OK, for those of you who don’t understand the finer intricacies of tariffs, like myself. here’s essentially what you should know: Donald Trump has wanted a trade war since the campaign, but the people around him — understanding that such a trade war could be calamitious to the economy — have always managed to put the brakes on Trump’s instincts. But Hope Hicks is out. Rob Porter — who helped control the flow of information to Trump — is gone, and John Kelly has clearly lost control over his boss. Trump is in a volatile mood, there is no one capable of managing him right now, so the dumbfuck went against his own economic team (specifically Gary Cohn and Steven Mnuchin) and announced that he’s going to impose a tariff on steel of 25 percent and aluminium of 10 percent.
What Does This Mean? The thing is, China has been supplying America with a lot of its steel. Trump wants the United States to be a bigger steel producing nation. He believes that by imposing this tariff, more steel will be purchased from home. It’s a nice theory, and steelworkers actually support it. But all of those other industries — like the automative industry — who rely on cheaper steel from China are gonna get fucked by this. Trump might create a few new jobs in the steel industry, but it won’t be enough to offset the loss of jobs in other industries that rely on Chinese steel.
The stock market, as of this writing, is not happy with the annoumcenet.
But again, this is not just about a trade war. This is about a White House that has lost control of its boss. Trump is in fuck it mode right now, and apparently more determined than ever to go with his gut instead of listening to the advice of his advisors, most of whom had no idea that Trump was going to make this announcement until this morning, because he kept it a secret from his own people so that they couldn’t talk him out of it.
This tweet has never been more true.
NEW: An industry group says the Trump administration is run “like a bad family owned small business” — and they love it.— Justin Elliott (@JustinElliott) March 1, 2018
Slides from internal presentation hailing regulatory rollback: https://t.co/AgzlbooMOt pic.twitter.com/z39X6WXMJx
And even Republicans, again, are like “What the fuck, dude?”
Thune on tariff decision:— Erica Werner (@ericawerner) March 1, 2018
“There is no standard operating practice with this administration. Every day is a new adventure for us.”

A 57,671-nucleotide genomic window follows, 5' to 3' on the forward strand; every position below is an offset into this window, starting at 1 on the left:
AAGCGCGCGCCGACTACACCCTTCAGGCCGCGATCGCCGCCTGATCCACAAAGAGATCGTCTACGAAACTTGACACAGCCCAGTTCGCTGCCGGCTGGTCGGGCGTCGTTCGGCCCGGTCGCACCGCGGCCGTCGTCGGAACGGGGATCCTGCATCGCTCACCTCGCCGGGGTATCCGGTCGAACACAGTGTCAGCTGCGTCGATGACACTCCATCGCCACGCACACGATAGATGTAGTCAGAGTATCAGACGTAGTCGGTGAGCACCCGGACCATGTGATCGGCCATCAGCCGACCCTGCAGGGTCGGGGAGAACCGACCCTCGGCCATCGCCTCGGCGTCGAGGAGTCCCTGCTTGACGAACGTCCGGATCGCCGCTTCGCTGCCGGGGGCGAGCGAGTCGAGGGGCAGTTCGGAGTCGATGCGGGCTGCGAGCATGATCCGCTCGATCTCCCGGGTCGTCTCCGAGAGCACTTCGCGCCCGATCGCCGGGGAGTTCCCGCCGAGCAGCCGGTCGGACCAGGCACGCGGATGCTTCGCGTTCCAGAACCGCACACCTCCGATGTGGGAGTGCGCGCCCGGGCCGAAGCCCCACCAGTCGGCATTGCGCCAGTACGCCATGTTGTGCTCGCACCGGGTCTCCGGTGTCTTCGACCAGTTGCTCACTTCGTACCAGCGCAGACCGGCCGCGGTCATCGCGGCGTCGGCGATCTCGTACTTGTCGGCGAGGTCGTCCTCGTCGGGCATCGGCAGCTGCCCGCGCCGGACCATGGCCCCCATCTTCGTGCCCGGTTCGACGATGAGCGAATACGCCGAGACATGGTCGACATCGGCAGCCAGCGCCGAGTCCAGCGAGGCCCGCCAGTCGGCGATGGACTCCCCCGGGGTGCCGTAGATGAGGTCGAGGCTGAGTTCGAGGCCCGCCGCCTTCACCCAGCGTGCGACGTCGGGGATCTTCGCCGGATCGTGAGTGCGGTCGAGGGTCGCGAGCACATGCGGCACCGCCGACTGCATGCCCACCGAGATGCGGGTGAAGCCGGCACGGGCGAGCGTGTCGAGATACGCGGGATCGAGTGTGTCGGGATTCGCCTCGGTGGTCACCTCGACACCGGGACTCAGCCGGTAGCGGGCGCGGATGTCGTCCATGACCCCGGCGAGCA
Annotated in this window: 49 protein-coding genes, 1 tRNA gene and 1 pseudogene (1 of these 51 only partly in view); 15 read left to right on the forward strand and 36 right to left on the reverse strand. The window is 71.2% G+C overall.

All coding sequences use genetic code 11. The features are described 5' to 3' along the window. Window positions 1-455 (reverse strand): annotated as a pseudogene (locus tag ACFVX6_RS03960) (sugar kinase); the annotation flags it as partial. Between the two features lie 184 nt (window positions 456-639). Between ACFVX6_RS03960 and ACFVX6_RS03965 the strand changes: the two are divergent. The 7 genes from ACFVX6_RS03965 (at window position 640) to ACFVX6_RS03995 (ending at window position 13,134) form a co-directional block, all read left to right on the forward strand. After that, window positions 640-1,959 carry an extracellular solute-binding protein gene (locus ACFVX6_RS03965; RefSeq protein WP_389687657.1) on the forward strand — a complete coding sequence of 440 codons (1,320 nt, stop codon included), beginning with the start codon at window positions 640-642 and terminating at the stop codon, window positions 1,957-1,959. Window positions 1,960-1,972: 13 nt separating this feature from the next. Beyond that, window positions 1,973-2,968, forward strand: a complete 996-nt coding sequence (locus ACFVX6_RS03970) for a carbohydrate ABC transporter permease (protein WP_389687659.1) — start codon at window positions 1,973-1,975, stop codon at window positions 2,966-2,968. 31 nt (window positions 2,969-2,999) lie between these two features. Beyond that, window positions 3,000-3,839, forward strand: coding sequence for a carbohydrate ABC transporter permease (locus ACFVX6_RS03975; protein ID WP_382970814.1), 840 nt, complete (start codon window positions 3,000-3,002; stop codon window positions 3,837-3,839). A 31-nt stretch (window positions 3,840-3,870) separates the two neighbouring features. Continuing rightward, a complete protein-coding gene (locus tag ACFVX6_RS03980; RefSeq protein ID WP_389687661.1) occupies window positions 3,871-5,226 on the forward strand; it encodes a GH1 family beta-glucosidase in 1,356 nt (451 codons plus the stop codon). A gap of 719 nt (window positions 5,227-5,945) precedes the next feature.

Here’s Republican Senator Ben Sasse: “Let’s be clear: The President is proposing a massive tax increase on American families. Protectionism is weak, not strong. You’d expect a policy this bad from a leftist administration, not a supposedly Republican one.”
What Trump did today is basically the policy version of unhinged.
Meanwhile, John Kelly — the man who has lost control of Trump — is cracking jokes that hit a little too close to home: “The last thing I wanted to do was walk away from one of the great honors of my life — being the secretary of homeland security — but I did something wrong and God punished me, I guess.”
And Mooch is still trying to get the man who fired him fired from his job:
NEW: "Does the president want to lose everyone because of General Jackass?" Anthony Scaramucci says.— Jennifer Jacobs (@JenniferJJacobs) March 1, 2018
The ex-White House comms director tells me he is doing media interviews to get a message to Trump about Chief of Staff John Kelly and “horrible" morale inside the WH.
Is it any wonder the country is fed up with Trump?
“A new USA TODAY/Suffolk University Poll finds voters looking toward the midterm elections are overwhelmingly unhappy with the country’s direction, dissatisfied with its political leadership, and interested in electing a Congress that will confront President Trump.
By close to 2-1, 58%-32%, those surveyed say they want to elect a Congress that mostly stands up to the president, not one that mostly cooperates with him. … If the election were held today, though, those surveyed say they are more likely to vote for the Democratic candidate for Congress than the Republican one by 47%-32% — a yawning 15 percentage-point advantage.”